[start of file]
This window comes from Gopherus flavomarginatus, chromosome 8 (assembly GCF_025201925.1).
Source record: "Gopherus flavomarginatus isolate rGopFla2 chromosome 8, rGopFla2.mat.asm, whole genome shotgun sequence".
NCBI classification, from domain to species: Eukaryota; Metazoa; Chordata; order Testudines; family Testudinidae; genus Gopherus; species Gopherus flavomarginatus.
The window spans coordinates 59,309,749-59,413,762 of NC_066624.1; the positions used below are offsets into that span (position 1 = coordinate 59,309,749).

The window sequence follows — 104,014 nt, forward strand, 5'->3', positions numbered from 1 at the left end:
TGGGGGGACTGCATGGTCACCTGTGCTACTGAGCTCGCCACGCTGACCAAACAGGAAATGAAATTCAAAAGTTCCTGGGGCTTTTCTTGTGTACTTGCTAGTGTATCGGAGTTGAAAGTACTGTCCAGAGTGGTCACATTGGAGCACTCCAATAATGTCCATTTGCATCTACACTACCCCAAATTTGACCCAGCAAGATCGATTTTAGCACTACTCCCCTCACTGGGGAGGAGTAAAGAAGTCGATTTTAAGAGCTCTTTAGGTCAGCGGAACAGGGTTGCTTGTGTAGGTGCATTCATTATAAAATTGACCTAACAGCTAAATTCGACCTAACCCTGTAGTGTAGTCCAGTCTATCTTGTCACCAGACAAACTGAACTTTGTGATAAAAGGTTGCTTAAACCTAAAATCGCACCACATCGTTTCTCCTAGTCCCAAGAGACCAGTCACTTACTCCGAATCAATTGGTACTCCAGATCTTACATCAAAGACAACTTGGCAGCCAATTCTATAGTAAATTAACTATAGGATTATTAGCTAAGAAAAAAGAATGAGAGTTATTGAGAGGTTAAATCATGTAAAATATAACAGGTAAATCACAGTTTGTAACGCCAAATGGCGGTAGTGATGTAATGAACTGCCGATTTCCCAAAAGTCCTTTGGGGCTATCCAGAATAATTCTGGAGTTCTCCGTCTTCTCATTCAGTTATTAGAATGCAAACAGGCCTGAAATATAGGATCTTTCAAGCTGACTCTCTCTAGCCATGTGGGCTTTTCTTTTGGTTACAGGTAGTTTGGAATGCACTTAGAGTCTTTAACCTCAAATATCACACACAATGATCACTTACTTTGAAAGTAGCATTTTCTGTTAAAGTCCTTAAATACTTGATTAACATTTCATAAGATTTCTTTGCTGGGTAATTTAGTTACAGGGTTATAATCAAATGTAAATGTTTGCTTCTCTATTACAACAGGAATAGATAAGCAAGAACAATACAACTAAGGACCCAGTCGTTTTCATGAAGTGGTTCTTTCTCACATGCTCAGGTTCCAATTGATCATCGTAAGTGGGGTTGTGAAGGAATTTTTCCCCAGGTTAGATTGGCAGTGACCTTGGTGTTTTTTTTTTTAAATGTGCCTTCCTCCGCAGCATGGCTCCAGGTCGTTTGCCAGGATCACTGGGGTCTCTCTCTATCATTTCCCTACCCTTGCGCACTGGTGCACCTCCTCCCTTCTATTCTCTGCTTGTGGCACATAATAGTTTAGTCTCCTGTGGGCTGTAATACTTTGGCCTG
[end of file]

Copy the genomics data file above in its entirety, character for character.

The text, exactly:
This window comes from Gopherus flavomarginatus, chromosome 8 (assembly GCF_025201925.1).
Source record: "Gopherus flavomarginatus isolate rGopFla2 chromosome 8, rGopFla2.mat.asm, whole genome shotgun sequence".
NCBI classification, from domain to species: Eukaryota; Metazoa; Chordata; order Testudines; family Testudinidae; genus Gopherus; species Gopherus flavomarginatus.
The window spans coordinates 59,309,749-59,413,762 of NC_066624.1; the positions used below are offsets into that span (position 1 = coordinate 59,309,749).

The window sequence follows — 104,014 nt, forward strand, 5'->3', positions numbered from 1 at the left end:
TGGGGGGACTGCATGGTCACCTGTGCTACTGAGCTCGCCACGCTGACCAAACAGGAAATGAAATTCAAAAGTTCCTGGGGCTTTTCTTGTGTACTTGCTAGTGTATCGGAGTTGAAAGTACTGTCCAGAGTGGTCACATTGGAGCACTCCAATAATGTCCATTTGCATCTACACTACCCCAAATTTGACCCAGCAAGATCGATTTTAGCACTACTCCCCTCACTGGGGAGGAGTAAAGAAGTCGATTTTAAGAGCTCTTTAGGTCAGCGGAACAGGGTTGCTTGTGTAGGTGCATTCATTATAAAATTGACCTAACAGCTAAATTCGACCTAACCCTGTAGTGTAGTCCAGTCTATCTTGTCACCAGACAAACTGAACTTTGTGATAAAAGGTTGCTTAAACCTAAAATCGCACCACATCGTTTCTCCTAGTCCCAAGAGACCAGTCACTTACTCCGAATCAATTGGTACTCCAGATCTTACATCAAAGACAACTTGGCAGCCAATTCTATAGTAAATTAACTATAGGATTATTAGCTAAGAAAAAAGAATGAGAGTTATTGAGAGGTTAAATCATGTAAAATATAACAGGTAAATCACAGTTTGTAACGCCAAATGGCGGTAGTGATGTAATGAACTGCCGATTTCCCAAAAGTCCTTTGGGGCTATCCAGAATAATTCTGGAGTTCTCCGTCTTCTCATTCAGTTATTAGAATGCAAACAGGCCTGAAATATAGGATCTTTCAAGCTGACTCTCTCTAGCCATGTGGGCTTTTCTTTTGGTTACAGGTAGTTTGGAATGCACTTAGAGTCTTTAACCTCAAATATCACACACAATGATCACTTACTTTGAAAGTAGCATTTTCTGTTAAAGTCCTTAAATACTTGATTAACATTTCATAAGATTTCTTTGCTGGGTAATTTAGTTACAGGGTTATAATCAAATGTAAATGTTTGCTTCTCTATTACAACAGGAATAGATAAGCAAGAACAATACAACTAAGGACCCAGTCGTTTTCATGAAGTGGTTCTTTCTCACATGCTCAGGTTCCAATTGATCATCGTAAGTGGGGTTGTGAAGGAATTTTTCCCCAGGTTAGATTGGCAGTGACCTTGGTGTTTTTTTTTTTAAATGTGCCTTCCTCCGCAGCATGGCTCCAGGTCGTTTGCCAGGATCACTGGGGTCTCTCTCTATCATTTCCCTACCCTTGCGCACTGGTGCACCTCCTCCCTTCTATTCTCTGCTTGTGGCACATAATAGTTTAGTCTCCTGTGGGCTGTAATACTTTGGCCTG